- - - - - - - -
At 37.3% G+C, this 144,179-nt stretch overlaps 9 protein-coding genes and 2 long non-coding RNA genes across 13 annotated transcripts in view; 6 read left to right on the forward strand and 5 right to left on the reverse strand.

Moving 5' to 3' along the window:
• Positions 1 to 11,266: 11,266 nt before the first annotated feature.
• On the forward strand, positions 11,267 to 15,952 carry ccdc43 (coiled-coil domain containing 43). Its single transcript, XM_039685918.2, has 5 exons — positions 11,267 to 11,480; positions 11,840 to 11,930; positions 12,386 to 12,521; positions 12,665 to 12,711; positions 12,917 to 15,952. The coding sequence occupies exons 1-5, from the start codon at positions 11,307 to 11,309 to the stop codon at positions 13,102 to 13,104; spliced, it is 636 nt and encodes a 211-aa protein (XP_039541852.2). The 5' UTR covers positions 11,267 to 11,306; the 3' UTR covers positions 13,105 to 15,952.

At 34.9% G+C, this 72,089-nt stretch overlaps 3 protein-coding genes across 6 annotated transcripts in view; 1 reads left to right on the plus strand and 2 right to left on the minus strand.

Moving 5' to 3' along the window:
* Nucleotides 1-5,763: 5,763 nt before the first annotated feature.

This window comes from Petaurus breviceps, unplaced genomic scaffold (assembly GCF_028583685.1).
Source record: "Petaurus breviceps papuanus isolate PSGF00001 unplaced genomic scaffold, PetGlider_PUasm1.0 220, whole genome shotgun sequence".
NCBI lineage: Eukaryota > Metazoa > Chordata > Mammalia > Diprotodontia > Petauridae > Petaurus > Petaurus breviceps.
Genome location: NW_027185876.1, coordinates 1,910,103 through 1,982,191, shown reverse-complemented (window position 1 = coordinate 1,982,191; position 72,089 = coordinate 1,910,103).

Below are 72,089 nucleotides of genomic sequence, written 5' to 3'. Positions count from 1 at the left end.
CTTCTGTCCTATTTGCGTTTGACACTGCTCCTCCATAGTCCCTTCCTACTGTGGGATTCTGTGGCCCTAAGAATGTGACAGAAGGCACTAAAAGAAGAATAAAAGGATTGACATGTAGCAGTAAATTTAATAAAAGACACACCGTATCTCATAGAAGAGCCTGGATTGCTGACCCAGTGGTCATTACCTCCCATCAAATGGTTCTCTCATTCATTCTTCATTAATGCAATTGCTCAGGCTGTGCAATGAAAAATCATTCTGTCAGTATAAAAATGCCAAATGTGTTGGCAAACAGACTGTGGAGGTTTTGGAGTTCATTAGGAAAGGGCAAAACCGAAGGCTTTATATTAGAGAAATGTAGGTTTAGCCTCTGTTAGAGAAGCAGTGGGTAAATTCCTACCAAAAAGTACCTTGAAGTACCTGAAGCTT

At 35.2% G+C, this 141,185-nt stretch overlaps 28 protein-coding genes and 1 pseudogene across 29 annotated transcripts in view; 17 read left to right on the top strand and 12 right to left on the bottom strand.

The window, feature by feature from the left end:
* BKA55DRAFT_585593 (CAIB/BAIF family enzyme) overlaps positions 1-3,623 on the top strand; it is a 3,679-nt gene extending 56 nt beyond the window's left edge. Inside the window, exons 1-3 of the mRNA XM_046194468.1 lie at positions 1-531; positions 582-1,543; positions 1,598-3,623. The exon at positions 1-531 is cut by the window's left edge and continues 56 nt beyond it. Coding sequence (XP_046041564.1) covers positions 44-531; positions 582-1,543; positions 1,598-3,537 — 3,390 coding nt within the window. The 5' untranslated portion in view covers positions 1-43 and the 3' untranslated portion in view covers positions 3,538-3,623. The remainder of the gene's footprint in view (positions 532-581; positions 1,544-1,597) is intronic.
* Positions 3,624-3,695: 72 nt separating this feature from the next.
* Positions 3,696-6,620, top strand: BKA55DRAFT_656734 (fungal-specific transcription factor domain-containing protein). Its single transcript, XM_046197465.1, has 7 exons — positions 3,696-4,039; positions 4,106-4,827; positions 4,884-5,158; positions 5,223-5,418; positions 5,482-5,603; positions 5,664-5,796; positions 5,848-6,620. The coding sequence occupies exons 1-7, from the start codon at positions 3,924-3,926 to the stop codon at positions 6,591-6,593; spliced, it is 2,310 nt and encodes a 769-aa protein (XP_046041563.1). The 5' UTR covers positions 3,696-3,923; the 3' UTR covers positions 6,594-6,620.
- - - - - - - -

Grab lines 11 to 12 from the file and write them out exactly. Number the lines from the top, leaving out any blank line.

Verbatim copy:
Genome location: NW_027185876.1, coordinates 1,910,103 through 1,982,191, shown reverse-complemented (window position 1 = coordinate 1,982,191; position 72,089 = coordinate 1,910,103).

Below are 72,089 nucleotides of genomic sequence, written 5' to 3'. Positions count from 1 at the left end.